Starbucks, McDonald's arrival just a storm through the village
VietNamNet Bridge - Subway, McDonald's, Starbucks, KFC, Burger King, Pizza Hut, Dunkin Donuts, Domino's Pizza, Dairy Queen and Papa John's are 10 well-known fast food brands around the globe, with thousands of stores and revenue reaching a few billion to tens of billions USD in 2013. Of these, only Papa John's is absent from Vietnam.
A McDonald' store in HCMC.
Vietnamese consumers, especially young people in urban areas, have been exposed to brands such as KFC, Lotteria, Pizza Hut, and BBQ for almost 20 years and have formed a new consumption style: young, dynamic and friendly. They have never been as “crazy” as they were when McDonald's and Starbucks in Vietnam in the past two years.
With the arrival of McDonald's and Starbucks, the youth became crazy expressing their “high-class style”, their ‘wealth” in opposition to the average income of most of the population.
Meanwhile, people at Starbucks and McDonald's in HCM City share their joy each passing moment, with many more comments appearing on their Facebook pages showing the expectation to have more stores in Vietnam.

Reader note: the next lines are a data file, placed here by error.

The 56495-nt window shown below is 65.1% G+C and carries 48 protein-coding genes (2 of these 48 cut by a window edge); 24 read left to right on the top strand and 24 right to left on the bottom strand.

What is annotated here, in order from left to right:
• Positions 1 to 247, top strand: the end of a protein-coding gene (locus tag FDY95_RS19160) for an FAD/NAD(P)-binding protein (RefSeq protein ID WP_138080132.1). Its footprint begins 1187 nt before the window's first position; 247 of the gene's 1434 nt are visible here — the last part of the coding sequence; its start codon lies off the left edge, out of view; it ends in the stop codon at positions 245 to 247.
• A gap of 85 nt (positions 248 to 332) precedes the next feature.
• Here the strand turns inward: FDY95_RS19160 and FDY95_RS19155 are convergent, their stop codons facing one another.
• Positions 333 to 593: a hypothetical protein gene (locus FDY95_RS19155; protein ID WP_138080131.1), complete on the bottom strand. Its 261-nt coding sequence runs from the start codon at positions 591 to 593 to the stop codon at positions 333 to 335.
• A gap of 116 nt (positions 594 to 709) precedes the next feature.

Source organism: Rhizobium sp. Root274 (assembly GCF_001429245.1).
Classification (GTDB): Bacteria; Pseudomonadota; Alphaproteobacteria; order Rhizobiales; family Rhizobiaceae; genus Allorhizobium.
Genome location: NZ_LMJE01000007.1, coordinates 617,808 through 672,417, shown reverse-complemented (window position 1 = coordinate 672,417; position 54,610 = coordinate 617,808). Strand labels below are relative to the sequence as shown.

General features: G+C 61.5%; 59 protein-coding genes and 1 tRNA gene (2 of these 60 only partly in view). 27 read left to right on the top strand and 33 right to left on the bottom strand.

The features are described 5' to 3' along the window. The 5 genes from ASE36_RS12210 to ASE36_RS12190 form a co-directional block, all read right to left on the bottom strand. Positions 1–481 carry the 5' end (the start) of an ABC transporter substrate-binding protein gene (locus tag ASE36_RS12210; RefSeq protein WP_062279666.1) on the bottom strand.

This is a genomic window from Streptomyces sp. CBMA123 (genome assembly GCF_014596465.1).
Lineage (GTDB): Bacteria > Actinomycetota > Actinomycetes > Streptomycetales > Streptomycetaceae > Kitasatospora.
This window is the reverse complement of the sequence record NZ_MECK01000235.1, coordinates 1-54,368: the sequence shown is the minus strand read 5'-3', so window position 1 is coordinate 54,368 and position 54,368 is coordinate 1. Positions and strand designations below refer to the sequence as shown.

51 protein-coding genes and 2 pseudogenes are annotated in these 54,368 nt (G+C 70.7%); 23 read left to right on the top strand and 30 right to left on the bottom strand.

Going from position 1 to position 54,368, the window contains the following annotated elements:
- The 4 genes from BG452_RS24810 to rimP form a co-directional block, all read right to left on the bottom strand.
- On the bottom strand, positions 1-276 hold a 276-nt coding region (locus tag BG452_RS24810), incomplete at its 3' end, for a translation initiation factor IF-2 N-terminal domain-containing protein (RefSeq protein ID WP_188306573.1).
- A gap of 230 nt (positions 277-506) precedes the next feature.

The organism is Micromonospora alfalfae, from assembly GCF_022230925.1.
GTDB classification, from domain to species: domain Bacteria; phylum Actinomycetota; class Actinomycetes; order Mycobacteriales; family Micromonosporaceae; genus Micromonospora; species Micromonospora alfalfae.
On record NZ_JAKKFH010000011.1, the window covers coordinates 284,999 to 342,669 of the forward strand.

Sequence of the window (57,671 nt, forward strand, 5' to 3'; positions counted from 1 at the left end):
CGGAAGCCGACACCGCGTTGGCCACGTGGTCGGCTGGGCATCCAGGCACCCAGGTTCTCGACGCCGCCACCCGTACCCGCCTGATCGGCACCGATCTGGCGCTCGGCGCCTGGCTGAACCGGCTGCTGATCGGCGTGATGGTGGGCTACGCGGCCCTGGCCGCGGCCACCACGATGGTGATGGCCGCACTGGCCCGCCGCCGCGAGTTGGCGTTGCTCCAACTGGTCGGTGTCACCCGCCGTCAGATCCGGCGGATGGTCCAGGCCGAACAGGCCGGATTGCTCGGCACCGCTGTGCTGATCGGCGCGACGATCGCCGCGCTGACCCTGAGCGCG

A population of 90 million with 65 percent under 35 years of age, rising incomes, increasingly busy lifestyles - these are the factors supporting the strong growth of the fast food industry in Vietnam.
More importantly, the restaurants entered Vietnam with the belief of bringing a new style for young consumers. With global thinking and local action strategy, fast food brands have succeeded somewhat in the Vietnam market. To select the time to lay the first bricks in Vietnam, they took a lot of time to research the market, to find appropriate partners and to observe consumer tastes. An expert on marketing and brands, Vo Van Quang, said: "McDonald's entering Vietnam at this moment shows their artfulness.”
"This is a nascent and growing market, and we think the opportunity is ripe for McDonald's penetration into Vietnam. We have never thought of being a latecomer in any market. We are looking for opportunities to build the brand, to meet consumer tastes in regions," Mr. Don Thompson, McDonald's CEO, told American media when the first McDonald's store opened in HCM City last year.
McDonald's currently has three stores in Saigon and has no plans to go to Hanoi. However, McDonald's hamburgers are not more favored than Starbucks coffee by Vietnamese youth. After sweeping HCM City market, early this year the storm of Starbucks flew over Hanoi, a picky market.